L. Kent Wolgamott: Son of 76 to play final show; The Millions reuniting

2012-10-02T15:00:00Z L. Kent Wolgamott: Son of 76 to play final show; The Millions reuniting JournalStar.com

After seven years, three albums and dozens of shows, Son of 76 is calling it quits.

The band, fronted by Josh Hoyer, will play its final show Friday at the Zoo Bar.

The end of Son of 76 began about seven months ago when guitarist Werner Althaus told Hoyer he was having some difficulty with arthritis in his hand. The band then cut back the number of shows it played.

“I got to thinking about it more,” Hoyer said. “A lot of the songs are hard for me to perform now. A lot of it was very personal stuff. It’s a different time now. It’s kind of run its course. I thought I’d start something new.”

Son of 76, which initially was called Son of 76 and the Watchmen, play a distinctive brand of roots music, blending R&B and New Orleans sounds with some Americana, with Hoyer’s saxophone and piano setting it apart from guitar-only outfits.

“It always had its own sound,” Hoyer said. “It wasn’t always focused though. If you were to sift through the last album, with an Irish sounding song, some countryish songs, New Orleans stuff and a seven-minute rock song, you’d ask, ‘What kind of band is this?’”

Hoyer shopped Son of 76 records to national labels, but had no luck.

“We fell short on that,” he said. “But we had a couple songs that touched people. So I guess we did our job.”

Hoyer’s already put together a new band, a dance outfit with horns that will make its debut in December.

“I want people to come out and have a good time and not be so serious about the music all the time,” he said of the new group.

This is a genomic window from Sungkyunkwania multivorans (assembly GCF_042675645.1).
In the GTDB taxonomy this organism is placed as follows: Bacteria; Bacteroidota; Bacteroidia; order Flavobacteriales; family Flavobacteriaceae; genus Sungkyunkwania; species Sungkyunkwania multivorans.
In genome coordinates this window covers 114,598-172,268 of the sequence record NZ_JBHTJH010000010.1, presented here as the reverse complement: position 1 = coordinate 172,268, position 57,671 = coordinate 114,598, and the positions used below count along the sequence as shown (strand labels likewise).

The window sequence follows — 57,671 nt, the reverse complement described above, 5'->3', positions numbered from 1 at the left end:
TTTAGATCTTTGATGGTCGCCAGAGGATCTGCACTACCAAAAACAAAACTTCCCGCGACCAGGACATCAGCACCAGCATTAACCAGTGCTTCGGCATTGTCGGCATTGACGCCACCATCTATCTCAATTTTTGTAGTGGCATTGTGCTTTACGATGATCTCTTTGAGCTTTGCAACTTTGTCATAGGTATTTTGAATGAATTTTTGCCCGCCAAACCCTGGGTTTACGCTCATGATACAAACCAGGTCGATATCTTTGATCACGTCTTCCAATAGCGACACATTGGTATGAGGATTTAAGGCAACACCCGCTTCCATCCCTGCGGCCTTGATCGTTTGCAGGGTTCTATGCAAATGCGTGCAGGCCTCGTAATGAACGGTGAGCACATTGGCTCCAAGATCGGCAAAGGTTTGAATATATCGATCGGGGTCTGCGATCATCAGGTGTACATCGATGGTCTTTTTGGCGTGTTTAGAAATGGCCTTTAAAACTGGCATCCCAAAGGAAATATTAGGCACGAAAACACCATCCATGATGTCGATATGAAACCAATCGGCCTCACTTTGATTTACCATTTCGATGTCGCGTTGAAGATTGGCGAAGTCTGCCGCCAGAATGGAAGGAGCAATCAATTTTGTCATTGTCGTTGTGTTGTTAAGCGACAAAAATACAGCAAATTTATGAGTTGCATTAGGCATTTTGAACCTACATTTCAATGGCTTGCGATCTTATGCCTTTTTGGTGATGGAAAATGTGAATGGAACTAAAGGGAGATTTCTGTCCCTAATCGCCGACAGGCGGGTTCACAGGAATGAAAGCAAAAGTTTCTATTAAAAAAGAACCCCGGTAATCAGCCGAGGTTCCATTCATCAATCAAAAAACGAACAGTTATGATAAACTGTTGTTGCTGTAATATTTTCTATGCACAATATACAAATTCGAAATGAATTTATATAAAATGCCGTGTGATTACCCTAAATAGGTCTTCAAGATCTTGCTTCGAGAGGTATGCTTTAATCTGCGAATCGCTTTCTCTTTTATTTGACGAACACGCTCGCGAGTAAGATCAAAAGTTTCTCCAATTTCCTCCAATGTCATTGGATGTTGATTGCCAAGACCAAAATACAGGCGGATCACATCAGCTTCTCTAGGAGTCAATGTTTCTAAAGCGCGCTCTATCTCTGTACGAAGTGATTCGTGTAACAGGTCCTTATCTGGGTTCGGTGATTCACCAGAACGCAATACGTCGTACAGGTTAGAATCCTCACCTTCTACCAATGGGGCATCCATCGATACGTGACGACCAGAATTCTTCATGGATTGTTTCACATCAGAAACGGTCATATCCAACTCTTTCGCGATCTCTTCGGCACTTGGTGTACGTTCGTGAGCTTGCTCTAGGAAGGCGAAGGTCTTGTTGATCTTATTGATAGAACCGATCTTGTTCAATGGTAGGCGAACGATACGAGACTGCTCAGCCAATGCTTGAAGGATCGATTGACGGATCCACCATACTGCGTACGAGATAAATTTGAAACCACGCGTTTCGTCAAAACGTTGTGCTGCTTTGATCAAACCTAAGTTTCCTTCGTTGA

Before that, Son of 76 has one more show to do.

“We had a rehearsal this week where we played a lot of the old songs,” Hoyer said. “It was really emotional. It was kind of a sad deal. But I feel like it was time to let it go.”

Friday’s show  -- at 9 p.m. with an $8 cover -- should be more of a party than a wake.

“We’ll be doing songs from all three albums,” Hoyer said. “We did a Fat Tuesday show and worked up some New Orleans songs and we’ll do some of them. We’re going to have horns, some guest musicians. I just really want to have a good time with this, send it off the scene the right way.”

The Millions to regroup for December show

The Millions, the quartet that in 1991 became the first Lincoln band to be signed to a major label in more than two decades, is reuniting to perform one show at the Bourbon Theatre on Dec. 1.

Word about a Millions reunion had been circulating for several weeks before the band members made this announcement on their Facebook pages last week:

“The Millions will play Saturday, Dec. 1 at The Bourbon Theater in Lincoln, Neb. Lori Allison, Harry Dingman III, Marty Amsler and drummer Brandon McKenzie of the band ROck ROse have been rehearsing regularly for the show. Original Millions drummer Greg Hill has retired from the music business.

“The band is playing this one time only show to celebrate the release of 'Poison Fish,' a 21-song CD of rare and unreleased recordings from the earliest days of the band.

“More information about 'Poison Fish' and how to get advance tickets for the show is coming soon!”

The Millions, who had been signed to Smash Records, a subsidiary of Polygram, disbanded in 1995.

Reach L. Kent Wolgamott at 402-473-7244 or kwolgamott@journalstar.com, or follow him on Twitter at twitter.com/LJSWolgamott.

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